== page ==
On Friday, from the cold of London I took a welcome break and walked into a warm red room to look at art. I was at the Pre-Raphaelite Exhibition, which is open to the public at Tate Britain until the 13th of January.

Founded in 1848, artists of the Pre-Raphaelite Brotherhood were reacting against the industrialisation of their time. England was becoming increasingly mechanised, with great changes in mining, transportation and agriculture.

Today, with our highly technological society it is easy to understand how John Everett Millais, Dante Gabriel Rossetti and William Holman Hunt felt spirituality and beauty had been lost. As I walked round, gazing at paintings such as Rossetti’s ‘Lilith’ above, I was struck by how they were luminescent and appeared to glow from within. There is so much life in these paintings! Their beauty and intensity woke me up from the somnambulism winter puts me in every year.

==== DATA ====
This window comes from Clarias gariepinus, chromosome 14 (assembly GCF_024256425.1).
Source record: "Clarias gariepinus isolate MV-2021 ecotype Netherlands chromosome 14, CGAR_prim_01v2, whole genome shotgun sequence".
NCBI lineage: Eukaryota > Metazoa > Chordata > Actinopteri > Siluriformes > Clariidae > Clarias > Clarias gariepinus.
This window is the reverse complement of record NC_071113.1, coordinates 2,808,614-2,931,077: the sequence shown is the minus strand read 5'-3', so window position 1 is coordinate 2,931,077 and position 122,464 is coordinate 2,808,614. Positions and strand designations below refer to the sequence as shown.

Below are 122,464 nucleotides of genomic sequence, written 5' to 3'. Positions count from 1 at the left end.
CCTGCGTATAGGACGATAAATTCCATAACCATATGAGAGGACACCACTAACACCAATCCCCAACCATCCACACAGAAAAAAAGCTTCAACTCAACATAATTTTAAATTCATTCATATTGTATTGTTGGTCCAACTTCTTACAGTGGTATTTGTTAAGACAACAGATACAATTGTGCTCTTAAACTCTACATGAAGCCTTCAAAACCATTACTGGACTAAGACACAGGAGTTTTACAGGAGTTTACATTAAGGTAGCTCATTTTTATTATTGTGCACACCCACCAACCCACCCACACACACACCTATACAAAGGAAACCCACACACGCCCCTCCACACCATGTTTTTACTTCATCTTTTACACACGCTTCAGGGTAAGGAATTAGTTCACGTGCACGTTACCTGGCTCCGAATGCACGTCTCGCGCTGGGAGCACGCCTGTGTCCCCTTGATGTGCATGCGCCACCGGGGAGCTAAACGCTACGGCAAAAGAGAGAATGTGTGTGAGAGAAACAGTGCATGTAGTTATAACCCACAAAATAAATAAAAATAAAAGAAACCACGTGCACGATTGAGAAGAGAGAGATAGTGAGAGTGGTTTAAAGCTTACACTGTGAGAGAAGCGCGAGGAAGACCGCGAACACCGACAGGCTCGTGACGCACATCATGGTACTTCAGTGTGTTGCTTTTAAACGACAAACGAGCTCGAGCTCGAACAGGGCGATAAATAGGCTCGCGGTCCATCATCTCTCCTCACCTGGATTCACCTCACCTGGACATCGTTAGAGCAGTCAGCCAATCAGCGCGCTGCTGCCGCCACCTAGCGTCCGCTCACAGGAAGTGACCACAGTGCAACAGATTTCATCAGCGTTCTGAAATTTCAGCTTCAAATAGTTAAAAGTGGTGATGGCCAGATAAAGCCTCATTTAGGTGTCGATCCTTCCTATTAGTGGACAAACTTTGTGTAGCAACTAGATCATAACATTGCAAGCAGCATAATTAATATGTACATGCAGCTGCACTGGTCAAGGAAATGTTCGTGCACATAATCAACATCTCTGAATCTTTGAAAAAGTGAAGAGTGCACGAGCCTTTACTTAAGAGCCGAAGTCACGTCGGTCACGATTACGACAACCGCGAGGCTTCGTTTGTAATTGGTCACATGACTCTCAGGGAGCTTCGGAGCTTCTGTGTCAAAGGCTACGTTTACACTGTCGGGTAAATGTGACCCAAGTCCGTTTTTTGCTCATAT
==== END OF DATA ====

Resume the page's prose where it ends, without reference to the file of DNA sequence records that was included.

For the longest time my feet were firmly placed in the direction of Hunt’s religious paintings. His realistic narratives of a young Jesus are complemented by his distinctive style. In ‘The Shadow of Death’ especially, the near photographic detail and the manner in which Jesus radiates in his holiness and equally frail humanity must really be seen to be appreciated.

Arranged by theme from origins and manifesto through to history, nature, salvation, beauty, paradise and finally mythologies, you leave Tate Britain with a firm grounding in the Pre-Raphaelites. You will also be more awake to all the beauty that surrounds you, maybe not even taking out your smartphone until you’re back home again.